Professor, Theatre Arts
Sara Freeman is a Professor of Theatre at the University of Puget Sound. Previously she taught at the University of Oregon, Illinois Wesleyan University, and Columbia College in Chicago. She holds an MA and PhD in Theatre from the University of Wisconsin-Madison. Her historical scholarship concerns alternative British theatre and contemporary playwrights, and she maintains an active creative practice as a director and dramaturg.
She coedited International Dramaturgy: Translation and Transformations in the Theatre of Timberlake Wertenbaker (2008) and Public Theatres and Theatre Publics (2012) and has published chapters in Working in the Wings: New Perspectives on Theatre History and Labor; The British Theatre Company: From Fringe to Mainstream; Decades of Modern British Playwriting: The 1980s, Readings in Performance and Ecology and is contributing a chapter to the forthcoming collection American Ensemble Theatres. She is editor of the annual journal Theatre History Studies, a publication of the Mid America Theatre Conference, and assistant editor to Bloomsbury-Methuen’s new Encyclopedia of Modern Theatre. Her articles appear in the Journal of Dramatic Theory and Criticism, Modern Drama, New Theatre Quarterly, Comparative Drama, and Contemporary Theatre Review. She won the Gerald Kahan Award from the American Society for Theatre Research in 2007 for an article on Joint Stock Theatre Company published in Theatre Survey.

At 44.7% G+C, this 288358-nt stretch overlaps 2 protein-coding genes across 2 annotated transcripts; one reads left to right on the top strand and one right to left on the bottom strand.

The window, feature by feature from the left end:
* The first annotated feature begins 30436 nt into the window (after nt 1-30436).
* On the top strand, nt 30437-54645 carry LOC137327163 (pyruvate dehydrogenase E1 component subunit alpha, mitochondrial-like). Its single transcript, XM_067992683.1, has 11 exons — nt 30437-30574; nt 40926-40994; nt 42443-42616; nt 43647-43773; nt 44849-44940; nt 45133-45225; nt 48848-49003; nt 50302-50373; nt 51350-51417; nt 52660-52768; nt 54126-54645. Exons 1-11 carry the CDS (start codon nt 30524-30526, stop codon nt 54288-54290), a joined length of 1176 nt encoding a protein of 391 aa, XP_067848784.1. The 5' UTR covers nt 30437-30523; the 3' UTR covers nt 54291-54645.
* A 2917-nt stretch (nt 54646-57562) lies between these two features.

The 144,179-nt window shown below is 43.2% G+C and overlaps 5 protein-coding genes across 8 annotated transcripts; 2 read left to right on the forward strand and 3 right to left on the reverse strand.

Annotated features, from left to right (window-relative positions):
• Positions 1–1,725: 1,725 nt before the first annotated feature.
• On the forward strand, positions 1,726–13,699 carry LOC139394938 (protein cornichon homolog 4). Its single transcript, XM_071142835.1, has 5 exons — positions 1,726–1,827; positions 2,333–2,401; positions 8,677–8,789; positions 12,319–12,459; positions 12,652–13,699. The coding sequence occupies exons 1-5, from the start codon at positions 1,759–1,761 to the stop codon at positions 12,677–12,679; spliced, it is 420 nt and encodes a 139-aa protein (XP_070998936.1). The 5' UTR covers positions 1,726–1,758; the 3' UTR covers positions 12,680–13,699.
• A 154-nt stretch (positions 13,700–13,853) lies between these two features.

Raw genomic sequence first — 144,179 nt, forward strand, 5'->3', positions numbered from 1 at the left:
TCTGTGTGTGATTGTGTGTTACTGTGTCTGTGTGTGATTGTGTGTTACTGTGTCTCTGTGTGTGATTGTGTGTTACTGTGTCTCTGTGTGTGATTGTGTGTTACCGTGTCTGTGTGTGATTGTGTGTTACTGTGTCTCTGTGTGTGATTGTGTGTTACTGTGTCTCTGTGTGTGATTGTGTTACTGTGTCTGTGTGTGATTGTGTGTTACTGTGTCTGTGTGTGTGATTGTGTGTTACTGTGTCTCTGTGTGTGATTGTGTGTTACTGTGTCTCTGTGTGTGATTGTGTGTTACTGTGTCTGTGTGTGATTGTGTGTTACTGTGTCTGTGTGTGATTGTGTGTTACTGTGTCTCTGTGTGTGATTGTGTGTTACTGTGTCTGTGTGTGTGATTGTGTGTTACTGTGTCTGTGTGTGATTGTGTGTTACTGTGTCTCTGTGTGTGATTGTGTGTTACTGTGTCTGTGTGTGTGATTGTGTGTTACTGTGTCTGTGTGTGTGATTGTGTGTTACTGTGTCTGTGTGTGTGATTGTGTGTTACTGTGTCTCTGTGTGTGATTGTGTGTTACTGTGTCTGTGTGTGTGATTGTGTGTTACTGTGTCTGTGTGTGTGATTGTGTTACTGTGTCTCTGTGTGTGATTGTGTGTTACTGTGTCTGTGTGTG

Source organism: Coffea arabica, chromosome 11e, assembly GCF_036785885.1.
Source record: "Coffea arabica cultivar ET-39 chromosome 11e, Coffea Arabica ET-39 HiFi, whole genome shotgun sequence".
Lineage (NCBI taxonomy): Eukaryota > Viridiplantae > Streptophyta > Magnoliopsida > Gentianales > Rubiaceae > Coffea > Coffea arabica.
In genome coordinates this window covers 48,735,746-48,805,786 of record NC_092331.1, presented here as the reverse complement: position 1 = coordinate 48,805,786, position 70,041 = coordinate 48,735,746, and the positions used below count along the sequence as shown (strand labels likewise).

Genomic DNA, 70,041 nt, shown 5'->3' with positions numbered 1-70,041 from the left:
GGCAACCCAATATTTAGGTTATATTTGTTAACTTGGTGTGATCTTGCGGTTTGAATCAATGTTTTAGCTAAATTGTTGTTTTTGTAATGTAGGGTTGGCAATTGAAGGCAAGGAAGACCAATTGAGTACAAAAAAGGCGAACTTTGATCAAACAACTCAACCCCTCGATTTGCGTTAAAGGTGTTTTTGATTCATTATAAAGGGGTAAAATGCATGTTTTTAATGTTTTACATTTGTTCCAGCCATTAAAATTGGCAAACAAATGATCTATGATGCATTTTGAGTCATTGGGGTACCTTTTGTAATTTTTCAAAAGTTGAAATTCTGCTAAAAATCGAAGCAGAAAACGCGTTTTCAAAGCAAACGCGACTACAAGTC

As a director, she most recently staged Mr. Burns: A Post Electric Play by Anne Washburn, The Force of Habit by Guillén de Castro, and In the Next Room (or, the vibrator play) by Sarah Ruhl at Puget Sound. Past favorite directing projects include Steven Sater and Duncan Sheik’s musical of Spring Awakening, Sarah Ruhl’s Eurydice, Shakespeare’s Love’s Labors Lost, Timberlake Wertenbaker’s Our Country’s Good, Susanna Centlivre’s Bold Stroke for a Wife, and Caryl Churchill’s Blue Heart. Off campus, she collaborates with Northwest Playwrights Alliance for readings, workshops, and festivals focused on new plays.